The mean serum NT-proBNP levels in this study were 7119.81 ± 3134.43; 9826.95 ± 3485.10 in mortality group, while in the nonmortality group, it was 6135.40 ± 2342.77. The cutoff range in this study for on-admission serum NT-proBNP levels was 8990 pg/mL, with the sensitivity of 70.0% and specificity of 90.9%. Velibey et al. performed a study to determine a predictive cutoff value for NT-proBNP on admission that could predict 4-year survival in acute HF patients. The cutoff point was identified as 9152.4 pg/mL at 95% confidence interval, which had a sensitivity of 71.4% and specificity of 81.3% in predicting 30-day survival. Scrutinio et al. evaluated the relation of the updated ADHF/NT-proBNP risk score with inhospital and 90-day mortality in advanced ADHF patients. The mean NT-proBNP levels in their study were 5418, and value >5180 pg/mL was found in 51.4%, which had higher mortality rates. Luers et al. studied the NT-proBNP levels of 85 patients with decompensated HF, out of which 31% of patients died within the first 30 days. NT-proBNP on admission among survivors was 4227 (1220–8079) and among nonsurvivors was 7939 (1879–12,499). Salah et al. performed a study on 1228 patients with HF, of which 776 patients had EF <40% (HFrEF group), having mean serum NT-proBNP levels of 7173 (4039–13,264).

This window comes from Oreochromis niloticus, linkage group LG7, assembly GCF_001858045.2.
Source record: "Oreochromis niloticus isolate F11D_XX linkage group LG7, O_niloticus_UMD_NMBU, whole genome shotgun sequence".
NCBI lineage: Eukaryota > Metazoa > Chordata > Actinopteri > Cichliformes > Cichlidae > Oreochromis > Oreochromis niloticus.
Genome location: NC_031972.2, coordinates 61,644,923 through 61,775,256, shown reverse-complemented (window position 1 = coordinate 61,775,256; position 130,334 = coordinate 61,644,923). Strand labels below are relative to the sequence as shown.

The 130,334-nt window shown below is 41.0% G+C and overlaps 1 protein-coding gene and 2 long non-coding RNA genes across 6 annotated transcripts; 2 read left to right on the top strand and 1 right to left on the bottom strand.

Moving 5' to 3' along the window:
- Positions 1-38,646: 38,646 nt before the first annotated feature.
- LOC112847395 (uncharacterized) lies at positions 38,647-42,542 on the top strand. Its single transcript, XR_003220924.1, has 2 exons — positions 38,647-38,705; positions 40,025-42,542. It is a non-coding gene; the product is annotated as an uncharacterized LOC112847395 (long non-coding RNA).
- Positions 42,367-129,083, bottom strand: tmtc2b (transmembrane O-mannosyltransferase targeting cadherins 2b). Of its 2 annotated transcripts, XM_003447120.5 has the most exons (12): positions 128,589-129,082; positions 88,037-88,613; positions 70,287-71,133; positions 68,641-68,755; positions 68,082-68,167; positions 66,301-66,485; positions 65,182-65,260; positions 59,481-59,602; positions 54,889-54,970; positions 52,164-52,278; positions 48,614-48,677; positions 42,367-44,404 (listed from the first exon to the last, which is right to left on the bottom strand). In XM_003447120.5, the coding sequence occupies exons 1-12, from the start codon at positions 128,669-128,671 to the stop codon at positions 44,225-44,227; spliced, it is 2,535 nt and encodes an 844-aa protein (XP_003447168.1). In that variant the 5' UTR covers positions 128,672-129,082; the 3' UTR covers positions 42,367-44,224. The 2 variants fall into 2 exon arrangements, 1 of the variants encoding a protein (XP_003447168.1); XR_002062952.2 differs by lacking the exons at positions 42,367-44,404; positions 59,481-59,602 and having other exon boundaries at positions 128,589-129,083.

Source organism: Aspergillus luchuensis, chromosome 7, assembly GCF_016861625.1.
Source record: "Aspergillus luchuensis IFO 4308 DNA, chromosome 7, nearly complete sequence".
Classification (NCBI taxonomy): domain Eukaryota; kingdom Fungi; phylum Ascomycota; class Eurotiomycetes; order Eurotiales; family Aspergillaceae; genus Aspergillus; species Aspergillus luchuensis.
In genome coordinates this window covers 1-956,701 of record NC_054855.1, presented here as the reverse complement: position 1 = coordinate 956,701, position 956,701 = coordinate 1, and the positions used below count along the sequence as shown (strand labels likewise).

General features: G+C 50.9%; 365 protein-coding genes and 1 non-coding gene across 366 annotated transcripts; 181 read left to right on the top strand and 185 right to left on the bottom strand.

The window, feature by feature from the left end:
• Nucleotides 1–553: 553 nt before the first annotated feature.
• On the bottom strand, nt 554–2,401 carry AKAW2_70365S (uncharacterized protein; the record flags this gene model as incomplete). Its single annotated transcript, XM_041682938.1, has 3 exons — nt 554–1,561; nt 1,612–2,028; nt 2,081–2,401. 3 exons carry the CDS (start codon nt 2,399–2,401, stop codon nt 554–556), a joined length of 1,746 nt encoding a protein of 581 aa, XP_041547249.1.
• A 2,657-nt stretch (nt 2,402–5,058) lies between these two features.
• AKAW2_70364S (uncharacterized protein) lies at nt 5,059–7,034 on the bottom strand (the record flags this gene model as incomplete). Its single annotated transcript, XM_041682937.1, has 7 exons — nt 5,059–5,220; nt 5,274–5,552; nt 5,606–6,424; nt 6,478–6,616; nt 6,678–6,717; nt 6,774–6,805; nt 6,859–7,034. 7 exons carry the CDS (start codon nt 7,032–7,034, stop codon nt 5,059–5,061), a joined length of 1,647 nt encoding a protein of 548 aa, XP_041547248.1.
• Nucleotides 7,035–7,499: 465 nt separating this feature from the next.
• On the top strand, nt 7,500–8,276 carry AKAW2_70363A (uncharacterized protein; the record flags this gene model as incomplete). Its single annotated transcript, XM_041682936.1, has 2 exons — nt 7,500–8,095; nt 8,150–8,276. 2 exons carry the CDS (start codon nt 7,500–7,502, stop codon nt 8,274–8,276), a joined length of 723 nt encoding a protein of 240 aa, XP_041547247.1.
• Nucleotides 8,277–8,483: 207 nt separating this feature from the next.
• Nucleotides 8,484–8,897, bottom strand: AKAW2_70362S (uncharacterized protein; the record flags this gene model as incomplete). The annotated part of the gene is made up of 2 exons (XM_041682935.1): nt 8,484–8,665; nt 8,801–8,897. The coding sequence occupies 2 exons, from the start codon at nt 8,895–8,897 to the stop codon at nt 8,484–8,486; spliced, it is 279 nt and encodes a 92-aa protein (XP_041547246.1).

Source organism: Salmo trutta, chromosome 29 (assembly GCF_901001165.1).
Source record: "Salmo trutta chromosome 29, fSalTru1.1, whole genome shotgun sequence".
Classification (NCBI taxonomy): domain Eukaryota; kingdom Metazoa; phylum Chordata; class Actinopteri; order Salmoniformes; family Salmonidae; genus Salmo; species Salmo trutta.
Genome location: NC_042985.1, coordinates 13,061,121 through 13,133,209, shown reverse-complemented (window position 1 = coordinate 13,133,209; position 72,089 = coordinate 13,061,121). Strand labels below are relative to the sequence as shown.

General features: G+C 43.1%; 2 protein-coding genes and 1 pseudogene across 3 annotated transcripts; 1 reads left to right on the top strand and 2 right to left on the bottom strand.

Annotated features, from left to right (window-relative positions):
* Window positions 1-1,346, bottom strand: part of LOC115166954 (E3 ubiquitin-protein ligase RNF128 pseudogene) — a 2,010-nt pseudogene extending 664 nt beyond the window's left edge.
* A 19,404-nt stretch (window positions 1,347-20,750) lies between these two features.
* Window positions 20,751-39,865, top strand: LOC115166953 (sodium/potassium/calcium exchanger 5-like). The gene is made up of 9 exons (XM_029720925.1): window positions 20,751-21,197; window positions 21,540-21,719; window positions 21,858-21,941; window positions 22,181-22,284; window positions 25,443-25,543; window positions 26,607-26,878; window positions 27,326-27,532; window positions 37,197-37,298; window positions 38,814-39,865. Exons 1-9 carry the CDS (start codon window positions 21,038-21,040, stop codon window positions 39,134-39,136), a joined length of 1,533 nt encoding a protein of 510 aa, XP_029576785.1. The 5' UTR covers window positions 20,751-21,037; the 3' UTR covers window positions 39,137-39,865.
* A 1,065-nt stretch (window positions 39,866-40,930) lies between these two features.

The 6MWT is a very simple test to measure the functional capacity of an individual. A distance of 300 m or less is consistent with advanced HF and a high risk of mortality. In this study, the mean distance covered was 268.97 ± 63.24 m. On discharge, it was performed on 55 patients with a mean of 318.55 ± 67.18 m. Shah et al. had performed a study to determine the prognostic value of the 6-min walk in patients of advanced HF. The study was performed on 440 patients divided into two groups, one being able to walk and another unable to walk. 6MWT in able to walk group was 218 m (range: 128–297).